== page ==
1999, Oil/Canvas/Panel, 35'"x 31.5"
Fort Wayne Museum of Art Collection
. . . The Indiana suburban home in John Hrehov's Standing Still, 1999 is not the same as the Iowa farm house in Grant Wood's American Gothic, 1930, but they belong to the same world of experience. They're both sited in the Midwest: Wood was an American Scene painter, and Hrehov is a New American Scene painter, and for both the so-called American Heartland is the scene that best epitomizes what America stands for: sober decency, family values, comfortable security. (Iowa and Indiana seem less likely to suffer what New York City did on September 11, 2001.)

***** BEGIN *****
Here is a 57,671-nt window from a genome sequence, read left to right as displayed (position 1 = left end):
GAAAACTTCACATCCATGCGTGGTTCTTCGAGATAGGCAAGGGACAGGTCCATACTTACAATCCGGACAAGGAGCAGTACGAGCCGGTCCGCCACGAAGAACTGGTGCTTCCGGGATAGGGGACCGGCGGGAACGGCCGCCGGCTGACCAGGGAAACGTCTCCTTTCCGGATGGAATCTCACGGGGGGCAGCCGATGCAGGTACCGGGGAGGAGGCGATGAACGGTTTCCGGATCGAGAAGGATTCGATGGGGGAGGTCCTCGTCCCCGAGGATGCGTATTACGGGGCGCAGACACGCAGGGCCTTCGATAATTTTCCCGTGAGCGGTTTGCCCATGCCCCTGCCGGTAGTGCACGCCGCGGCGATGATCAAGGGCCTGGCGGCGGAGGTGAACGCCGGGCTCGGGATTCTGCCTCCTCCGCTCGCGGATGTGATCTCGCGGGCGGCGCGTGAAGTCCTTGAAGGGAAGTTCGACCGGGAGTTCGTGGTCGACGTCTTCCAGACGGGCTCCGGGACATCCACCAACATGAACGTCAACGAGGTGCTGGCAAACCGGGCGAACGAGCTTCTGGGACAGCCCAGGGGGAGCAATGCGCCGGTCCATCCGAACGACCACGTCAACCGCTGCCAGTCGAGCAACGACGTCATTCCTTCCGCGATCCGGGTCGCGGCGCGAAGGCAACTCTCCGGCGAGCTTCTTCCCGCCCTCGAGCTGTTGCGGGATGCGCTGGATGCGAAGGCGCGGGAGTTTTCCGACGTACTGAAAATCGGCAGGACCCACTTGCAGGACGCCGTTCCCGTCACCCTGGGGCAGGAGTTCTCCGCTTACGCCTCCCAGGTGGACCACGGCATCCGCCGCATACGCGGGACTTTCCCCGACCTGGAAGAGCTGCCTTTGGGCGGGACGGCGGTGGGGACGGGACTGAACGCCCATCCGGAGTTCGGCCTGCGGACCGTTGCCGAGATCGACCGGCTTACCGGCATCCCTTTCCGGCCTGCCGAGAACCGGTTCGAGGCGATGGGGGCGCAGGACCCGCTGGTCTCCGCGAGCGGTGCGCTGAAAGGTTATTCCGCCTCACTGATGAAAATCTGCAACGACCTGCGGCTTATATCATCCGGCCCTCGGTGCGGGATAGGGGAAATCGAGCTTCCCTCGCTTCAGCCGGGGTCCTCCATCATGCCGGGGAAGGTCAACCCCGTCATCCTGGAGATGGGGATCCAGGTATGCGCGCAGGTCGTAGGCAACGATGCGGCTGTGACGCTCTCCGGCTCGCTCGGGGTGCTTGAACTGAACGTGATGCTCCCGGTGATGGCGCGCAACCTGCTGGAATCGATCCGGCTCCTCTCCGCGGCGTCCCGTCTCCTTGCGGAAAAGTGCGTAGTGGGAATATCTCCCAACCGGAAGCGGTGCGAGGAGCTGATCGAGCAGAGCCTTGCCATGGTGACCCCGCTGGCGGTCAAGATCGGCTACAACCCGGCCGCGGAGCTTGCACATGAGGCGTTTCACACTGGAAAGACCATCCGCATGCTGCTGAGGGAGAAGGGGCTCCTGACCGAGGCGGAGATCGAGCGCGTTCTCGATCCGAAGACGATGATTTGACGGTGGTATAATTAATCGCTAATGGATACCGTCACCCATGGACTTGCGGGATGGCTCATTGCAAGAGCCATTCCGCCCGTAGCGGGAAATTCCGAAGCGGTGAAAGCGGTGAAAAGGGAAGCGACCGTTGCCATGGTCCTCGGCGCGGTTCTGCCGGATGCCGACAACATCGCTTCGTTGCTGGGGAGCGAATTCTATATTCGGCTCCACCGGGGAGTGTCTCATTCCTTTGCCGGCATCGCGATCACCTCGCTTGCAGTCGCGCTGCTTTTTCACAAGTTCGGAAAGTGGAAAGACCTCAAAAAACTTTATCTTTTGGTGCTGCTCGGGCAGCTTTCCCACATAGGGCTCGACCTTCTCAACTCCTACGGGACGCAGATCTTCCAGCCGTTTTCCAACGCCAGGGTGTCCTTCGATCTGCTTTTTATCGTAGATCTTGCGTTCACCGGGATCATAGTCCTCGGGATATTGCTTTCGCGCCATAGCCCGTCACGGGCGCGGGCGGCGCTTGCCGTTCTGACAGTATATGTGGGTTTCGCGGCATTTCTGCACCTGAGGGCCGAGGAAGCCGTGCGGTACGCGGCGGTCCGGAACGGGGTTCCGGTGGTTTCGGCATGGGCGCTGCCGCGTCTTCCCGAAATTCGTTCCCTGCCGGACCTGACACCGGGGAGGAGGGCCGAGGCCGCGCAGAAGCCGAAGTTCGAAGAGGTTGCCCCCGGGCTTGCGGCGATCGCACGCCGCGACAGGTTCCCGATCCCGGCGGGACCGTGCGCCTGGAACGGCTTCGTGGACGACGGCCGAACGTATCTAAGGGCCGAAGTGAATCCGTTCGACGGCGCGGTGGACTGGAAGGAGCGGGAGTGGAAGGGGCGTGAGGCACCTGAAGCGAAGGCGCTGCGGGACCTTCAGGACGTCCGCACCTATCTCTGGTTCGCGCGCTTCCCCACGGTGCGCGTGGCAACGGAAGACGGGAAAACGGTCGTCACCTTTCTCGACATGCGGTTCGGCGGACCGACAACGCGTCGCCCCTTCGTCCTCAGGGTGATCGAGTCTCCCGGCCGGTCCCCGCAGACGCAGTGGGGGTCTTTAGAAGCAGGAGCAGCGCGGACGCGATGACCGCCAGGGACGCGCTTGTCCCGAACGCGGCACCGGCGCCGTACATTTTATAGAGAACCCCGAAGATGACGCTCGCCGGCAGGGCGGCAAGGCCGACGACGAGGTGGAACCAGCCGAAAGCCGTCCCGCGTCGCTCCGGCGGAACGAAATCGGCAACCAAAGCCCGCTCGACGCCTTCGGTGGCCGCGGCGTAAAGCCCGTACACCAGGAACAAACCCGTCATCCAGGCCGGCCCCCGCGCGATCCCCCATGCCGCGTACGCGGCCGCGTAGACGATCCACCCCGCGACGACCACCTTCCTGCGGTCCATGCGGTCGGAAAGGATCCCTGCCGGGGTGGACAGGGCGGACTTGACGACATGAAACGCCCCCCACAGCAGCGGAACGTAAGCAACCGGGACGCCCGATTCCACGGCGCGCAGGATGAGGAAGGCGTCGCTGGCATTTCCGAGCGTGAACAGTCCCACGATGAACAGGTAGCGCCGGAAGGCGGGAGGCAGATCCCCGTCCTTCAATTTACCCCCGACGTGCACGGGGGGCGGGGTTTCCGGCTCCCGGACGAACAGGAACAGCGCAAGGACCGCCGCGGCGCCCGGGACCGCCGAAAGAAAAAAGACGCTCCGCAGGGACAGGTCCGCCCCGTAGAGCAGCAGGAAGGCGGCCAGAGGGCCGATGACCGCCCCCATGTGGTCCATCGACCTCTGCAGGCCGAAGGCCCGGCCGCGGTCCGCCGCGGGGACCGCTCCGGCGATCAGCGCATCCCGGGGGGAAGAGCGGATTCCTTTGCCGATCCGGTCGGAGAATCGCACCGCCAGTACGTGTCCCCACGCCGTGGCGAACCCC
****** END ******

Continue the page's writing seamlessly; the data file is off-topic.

Certainly that's what Hrehov's tidy home, with its windows fearlessly opening on the world, brightly lit interior, and well-maintained appearance-it's a suburban dream of virtue and safety come true-stands for. But it's "standing still" -- not just unmoving, but going nowhere. The title is ironical, double-edged, critical, subversive, witty: it makes us look at the happy scene twice, wondering what the people who live there are really like, behind their conformist facade.. . .
John Hrehov's Dry Wit
Donald Kuspit, New York City, 2001